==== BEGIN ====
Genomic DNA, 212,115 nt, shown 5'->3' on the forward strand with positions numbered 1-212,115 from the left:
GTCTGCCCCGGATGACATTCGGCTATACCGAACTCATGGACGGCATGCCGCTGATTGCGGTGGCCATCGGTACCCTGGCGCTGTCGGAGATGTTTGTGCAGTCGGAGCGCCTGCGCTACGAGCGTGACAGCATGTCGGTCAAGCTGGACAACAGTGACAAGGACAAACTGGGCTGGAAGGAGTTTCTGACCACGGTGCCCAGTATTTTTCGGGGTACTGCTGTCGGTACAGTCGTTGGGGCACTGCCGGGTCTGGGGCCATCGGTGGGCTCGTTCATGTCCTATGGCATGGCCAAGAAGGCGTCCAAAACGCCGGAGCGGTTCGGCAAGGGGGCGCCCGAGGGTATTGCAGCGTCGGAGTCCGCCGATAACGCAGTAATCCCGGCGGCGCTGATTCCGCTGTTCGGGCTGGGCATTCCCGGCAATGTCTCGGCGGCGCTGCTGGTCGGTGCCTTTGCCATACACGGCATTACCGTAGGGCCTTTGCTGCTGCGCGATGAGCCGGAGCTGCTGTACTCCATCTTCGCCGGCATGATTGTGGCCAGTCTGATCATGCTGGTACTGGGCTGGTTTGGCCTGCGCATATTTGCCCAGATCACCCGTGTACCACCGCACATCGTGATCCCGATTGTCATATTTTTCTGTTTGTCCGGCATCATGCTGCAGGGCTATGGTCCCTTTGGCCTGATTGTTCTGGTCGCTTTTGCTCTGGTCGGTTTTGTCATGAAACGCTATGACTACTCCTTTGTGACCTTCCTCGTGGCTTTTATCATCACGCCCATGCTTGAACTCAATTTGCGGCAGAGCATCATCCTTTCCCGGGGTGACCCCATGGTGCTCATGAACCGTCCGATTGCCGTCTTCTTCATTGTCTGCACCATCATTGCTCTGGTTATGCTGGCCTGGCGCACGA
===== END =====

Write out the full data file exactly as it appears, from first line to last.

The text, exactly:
Genomic DNA, 212,115 nt, shown 5'->3' on the forward strand with positions numbered 1-212,115 from the left:
GTCTGCCCCGGATGACATTCGGCTATACCGAACTCATGGACGGCATGCCGCTGATTGCGGTGGCCATCGGTACCCTGGCGCTGTCGGAGATGTTTGTGCAGTCGGAGCGCCTGCGCTACGAGCGTGACAGCATGTCGGTCAAGCTGGACAACAGTGACAAGGACAAACTGGGCTGGAAGGAGTTTCTGACCACGGTGCCCAGTATTTTTCGGGGTACTGCTGTCGGTACAGTCGTTGGGGCACTGCCGGGTCTGGGGCCATCGGTGGGCTCGTTCATGTCCTATGGCATGGCCAAGAAGGCGTCCAAAACGCCGGAGCGGTTCGGCAAGGGGGCGCCCGAGGGTATTGCAGCGTCGGAGTCCGCCGATAACGCAGTAATCCCGGCGGCGCTGATTCCGCTGTTCGGGCTGGGCATTCCCGGCAATGTCTCGGCGGCGCTGCTGGTCGGTGCCTTTGCCATACACGGCATTACCGTAGGGCCTTTGCTGCTGCGCGATGAGCCGGAGCTGCTGTACTCCATCTTCGCCGGCATGATTGTGGCCAGTCTGATCATGCTGGTACTGGGCTGGTTTGGCCTGCGCATATTTGCCCAGATCACCCGTGTACCACCGCACATCGTGATCCCGATTGTCATATTTTTCTGTTTGTCCGGCATCATGCTGCAGGGCTATGGTCCCTTTGGCCTGATTGTTCTGGTCGCTTTTGCTCTGGTCGGTTTTGTCATGAAACGCTATGACTACTCCTTTGTGACCTTCCTCGTGGCTTTTATCATCACGCCCATGCTTGAACTCAATTTGCGGCAGAGCATCATCCTTTCCCGGGGTGACCCCATGGTGCTCATGAACCGTCCGATTGCCGTCTTCTTCATTGTCTGCACCATCATTGCTCTGGTTATGCTGGCCTGGCGCACGA